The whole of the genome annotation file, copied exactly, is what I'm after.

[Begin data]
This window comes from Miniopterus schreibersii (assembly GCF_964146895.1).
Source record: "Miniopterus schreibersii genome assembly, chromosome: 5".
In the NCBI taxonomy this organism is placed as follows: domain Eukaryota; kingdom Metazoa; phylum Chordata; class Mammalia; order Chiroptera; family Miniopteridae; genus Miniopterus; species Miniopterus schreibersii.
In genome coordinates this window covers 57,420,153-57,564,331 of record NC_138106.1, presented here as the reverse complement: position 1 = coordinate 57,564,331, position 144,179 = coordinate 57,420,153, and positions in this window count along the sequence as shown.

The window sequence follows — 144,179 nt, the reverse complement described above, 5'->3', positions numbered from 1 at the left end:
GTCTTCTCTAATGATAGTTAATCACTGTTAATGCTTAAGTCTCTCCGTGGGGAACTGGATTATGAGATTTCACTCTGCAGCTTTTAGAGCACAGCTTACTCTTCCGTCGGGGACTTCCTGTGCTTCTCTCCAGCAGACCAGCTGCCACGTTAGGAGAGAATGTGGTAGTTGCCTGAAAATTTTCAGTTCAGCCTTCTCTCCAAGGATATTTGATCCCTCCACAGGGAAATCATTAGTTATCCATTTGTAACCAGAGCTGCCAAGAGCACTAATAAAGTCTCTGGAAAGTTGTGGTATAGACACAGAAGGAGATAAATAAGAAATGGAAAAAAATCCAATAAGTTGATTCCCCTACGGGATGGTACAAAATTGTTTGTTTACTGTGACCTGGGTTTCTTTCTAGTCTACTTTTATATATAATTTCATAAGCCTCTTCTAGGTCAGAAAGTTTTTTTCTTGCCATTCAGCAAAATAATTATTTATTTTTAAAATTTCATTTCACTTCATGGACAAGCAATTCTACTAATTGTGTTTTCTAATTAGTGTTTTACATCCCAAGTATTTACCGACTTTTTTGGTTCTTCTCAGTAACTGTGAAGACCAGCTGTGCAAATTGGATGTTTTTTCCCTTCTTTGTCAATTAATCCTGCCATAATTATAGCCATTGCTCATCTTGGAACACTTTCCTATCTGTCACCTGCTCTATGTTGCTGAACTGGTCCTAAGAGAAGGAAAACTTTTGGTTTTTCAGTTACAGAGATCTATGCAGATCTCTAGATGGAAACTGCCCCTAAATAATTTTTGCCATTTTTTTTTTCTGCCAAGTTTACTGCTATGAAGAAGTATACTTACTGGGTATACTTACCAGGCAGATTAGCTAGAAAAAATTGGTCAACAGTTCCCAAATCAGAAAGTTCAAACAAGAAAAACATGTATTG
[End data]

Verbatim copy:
This window comes from Miniopterus schreibersii (assembly GCF_964146895.1).
Source record: "Miniopterus schreibersii genome assembly, chromosome: 5".
In the NCBI taxonomy this organism is placed as follows: domain Eukaryota; kingdom Metazoa; phylum Chordata; class Mammalia; order Chiroptera; family Miniopteridae; genus Miniopterus; species Miniopterus schreibersii.
In genome coordinates this window covers 57,420,153-57,564,331 of record NC_138106.1, presented here as the reverse complement: position 1 = coordinate 57,564,331, position 144,179 = coordinate 57,420,153, and positions in this window count along the sequence as shown.

The window sequence follows — 144,179 nt, the reverse complement described above, 5'->3', positions numbered from 1 at the left end:
GTCTTCTCTAATGATAGTTAATCACTGTTAATGCTTAAGTCTCTCCGTGGGGAACTGGATTATGAGATTTCACTCTGCAGCTTTTAGAGCACAGCTTACTCTTCCGTCGGGGACTTCCTGTGCTTCTCTCCAGCAGACCAGCTGCCACGTTAGGAGAGAATGTGGTAGTTGCCTGAAAATTTTCAGTTCAGCCTTCTCTCCAAGGATATTTGATCCCTCCACAGGGAAATCATTAGTTATCCATTTGTAACCAGAGCTGCCAAGAGCACTAATAAAGTCTCTGGAAAGTTGTGGTATAGACACAGAAGGAGATAAATAAGAAATGGAAAAAAATCCAATAAGTTGATTCCCCTACGGGATGGTACAAAATTGTTTGTTTACTGTGACCTGGGTTTCTTTCTAGTCTACTTTTATATATAATTTCATAAGCCTCTTCTAGGTCAGAAAGTTTTTTTCTTGCCATTCAGCAAAATAATTATTTATTTTTAAAATTTCATTTCACTTCATGGACAAGCAATTCTACTAATTGTGTTTTCTAATTAGTGTTTTACATCCCAAGTATTTACCGACTTTTTTGGTTCTTCTCAGTAACTGTGAAGACCAGCTGTGCAAATTGGATGTTTTTTCCCTTCTTTGTCAATTAATCCTGCCATAATTATAGCCATTGCTCATCTTGGAACACTTTCCTATCTGTCACCTGCTCTATGTTGCTGAACTGGTCCTAAGAGAAGGAAAACTTTTGGTTTTTCAGTTACAGAGATCTATGCAGATCTCTAGATGGAAACTGCCCCTAAATAATTTTTGCCATTTTTTTTTTCTGCCAAGTTTACTGCTATGAAGAAGTATACTTACTGGGTATACTTACCAGGCAGATTAGCTAGAAAAAATTGGTCAACAGTTCCCAAATCAGAAAGTTCAAACAAGAAAAACATGTATTG